Press Release

Thanks to a 13-Year-Old San Fernando Valley Resident, the California Legislature Approves Designation of the Pallid as the Official State Bat

SACRAMENTO – Senate Bill 732, introduced by Senator Caroline Menjivar (D-San Fernando Valley), designates the Pallid as the official state bat of California. It has been approved by the California Legislature and now heads to Governor Newsom’s desk to await his signature. The goal of SB 732 is to bring awareness to the beneficial role bats play in our state and to inspire future conservation efforts for this under-protected category of animals.

“By naming the Pallid as state bat, Californians can become more knowledgeable on our diverse ecosystems and wildlife while increasing respect for the many benefits bats provide for our state,” says Senator Menjivar. “I’m especially excited this is a youth-led bill because we want to engage young Californians in science, conservation, and government now so they can build on these experiences throughout their academic careers and into their futures.”

Bats eat many pest species, including those that contribute to health risks such as mosquitoes, wasps, and flies. Statewide, bats provide more than $1 billion worth of pest control to California agriculture. Bats eat bark beetles and wood borers, reducing wildfire risks in forests. Urban areas have less exposure to mosquito-borne illnesses like Zika and West Nile thanks to the bats that live in our neighborhoods.

Naomi, who was 12 years old when the bill was introduced and just turned 13, is a constituent in Senate District 20. She approached Senator Menjivar with the idea of naming the Pallid the official state bat because of her passion for the subject. Naomi states, “Bats are awesome! They are most valuable for their pest control – eating up mosquitos, scorpions, and crop-destroying insects. I also love them because they are so cute and fascinating with all their amazing adaptations. They can even live up to forty years, so the bats in my neighborhood have probably been patrolling the night sky above my back yard for longer than I’ve been alive. Unfortunately, bat populations are declining in California. I hope highlighting the pallid bat that lives in so many diverse habitats across the state will help awaken everyone to their beauty and value.”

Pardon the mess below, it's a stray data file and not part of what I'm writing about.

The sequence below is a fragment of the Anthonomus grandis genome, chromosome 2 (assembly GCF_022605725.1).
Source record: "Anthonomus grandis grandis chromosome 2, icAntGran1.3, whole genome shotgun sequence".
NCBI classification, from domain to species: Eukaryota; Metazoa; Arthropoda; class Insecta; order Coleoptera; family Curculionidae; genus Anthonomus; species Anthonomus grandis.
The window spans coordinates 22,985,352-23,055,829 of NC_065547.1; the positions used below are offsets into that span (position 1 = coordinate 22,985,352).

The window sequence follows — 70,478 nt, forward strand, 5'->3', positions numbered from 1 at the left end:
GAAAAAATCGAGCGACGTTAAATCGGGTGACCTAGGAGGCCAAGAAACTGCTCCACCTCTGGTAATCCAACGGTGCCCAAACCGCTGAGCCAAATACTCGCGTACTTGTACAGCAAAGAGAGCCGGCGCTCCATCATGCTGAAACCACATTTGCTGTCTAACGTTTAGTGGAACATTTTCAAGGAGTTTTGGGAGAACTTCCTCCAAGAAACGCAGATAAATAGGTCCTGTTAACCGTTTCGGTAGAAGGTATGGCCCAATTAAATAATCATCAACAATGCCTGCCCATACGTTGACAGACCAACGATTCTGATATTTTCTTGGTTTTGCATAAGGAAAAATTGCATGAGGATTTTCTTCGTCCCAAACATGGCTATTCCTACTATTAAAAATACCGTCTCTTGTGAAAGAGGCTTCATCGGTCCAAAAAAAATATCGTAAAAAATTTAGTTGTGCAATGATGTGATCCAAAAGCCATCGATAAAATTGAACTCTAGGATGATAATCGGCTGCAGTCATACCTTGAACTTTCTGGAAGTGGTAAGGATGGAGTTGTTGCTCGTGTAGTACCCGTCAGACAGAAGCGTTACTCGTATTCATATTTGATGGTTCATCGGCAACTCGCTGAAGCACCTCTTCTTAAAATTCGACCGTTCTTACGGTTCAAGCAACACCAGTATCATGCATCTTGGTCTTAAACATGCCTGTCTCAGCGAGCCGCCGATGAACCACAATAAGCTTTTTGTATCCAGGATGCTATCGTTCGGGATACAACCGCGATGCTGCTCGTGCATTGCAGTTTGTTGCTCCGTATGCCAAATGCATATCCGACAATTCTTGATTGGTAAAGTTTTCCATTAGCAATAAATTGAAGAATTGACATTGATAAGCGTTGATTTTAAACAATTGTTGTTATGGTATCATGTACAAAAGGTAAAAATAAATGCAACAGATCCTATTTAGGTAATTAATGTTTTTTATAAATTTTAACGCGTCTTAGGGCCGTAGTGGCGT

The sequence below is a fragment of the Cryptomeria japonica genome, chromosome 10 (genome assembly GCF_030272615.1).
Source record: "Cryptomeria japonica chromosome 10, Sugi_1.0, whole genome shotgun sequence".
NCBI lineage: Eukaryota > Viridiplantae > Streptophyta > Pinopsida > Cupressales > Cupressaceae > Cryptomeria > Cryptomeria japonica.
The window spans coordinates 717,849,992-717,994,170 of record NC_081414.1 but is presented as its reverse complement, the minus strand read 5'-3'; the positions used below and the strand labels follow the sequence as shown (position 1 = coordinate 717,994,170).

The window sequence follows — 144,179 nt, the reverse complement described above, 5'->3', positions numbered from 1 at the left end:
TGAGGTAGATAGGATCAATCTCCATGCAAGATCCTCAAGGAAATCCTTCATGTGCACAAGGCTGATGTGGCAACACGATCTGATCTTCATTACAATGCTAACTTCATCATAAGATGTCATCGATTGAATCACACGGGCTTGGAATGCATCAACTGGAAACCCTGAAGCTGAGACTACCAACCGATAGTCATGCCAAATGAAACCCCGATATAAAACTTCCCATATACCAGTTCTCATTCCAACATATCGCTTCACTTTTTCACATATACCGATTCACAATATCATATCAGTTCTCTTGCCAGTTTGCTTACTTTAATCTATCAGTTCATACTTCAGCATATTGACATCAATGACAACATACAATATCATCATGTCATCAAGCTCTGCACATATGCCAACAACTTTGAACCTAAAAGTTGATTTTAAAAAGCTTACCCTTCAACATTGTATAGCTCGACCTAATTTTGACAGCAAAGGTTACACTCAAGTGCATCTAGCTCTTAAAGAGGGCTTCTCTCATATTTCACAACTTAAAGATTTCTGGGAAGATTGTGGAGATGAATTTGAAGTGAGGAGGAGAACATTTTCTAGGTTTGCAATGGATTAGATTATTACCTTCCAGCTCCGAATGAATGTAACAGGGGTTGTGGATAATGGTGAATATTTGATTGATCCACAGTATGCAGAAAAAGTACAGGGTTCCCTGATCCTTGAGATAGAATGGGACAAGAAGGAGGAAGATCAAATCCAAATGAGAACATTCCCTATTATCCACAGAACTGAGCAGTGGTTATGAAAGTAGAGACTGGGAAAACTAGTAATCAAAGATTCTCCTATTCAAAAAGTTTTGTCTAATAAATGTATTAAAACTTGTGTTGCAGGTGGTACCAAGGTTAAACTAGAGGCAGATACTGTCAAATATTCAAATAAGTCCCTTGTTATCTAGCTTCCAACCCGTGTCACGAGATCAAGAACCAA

“The little bat is finally getting the recognition that it deserves for the important role it plays in our environment and ecosystem,” adds conservationist, Kim Richard. “Showing the importance of this bat’s place.”

Senator Menjivar and supporters of SB 732 respectfully ask Governor Newsom to sign the bill into law and name the Pallid as California’s state bat.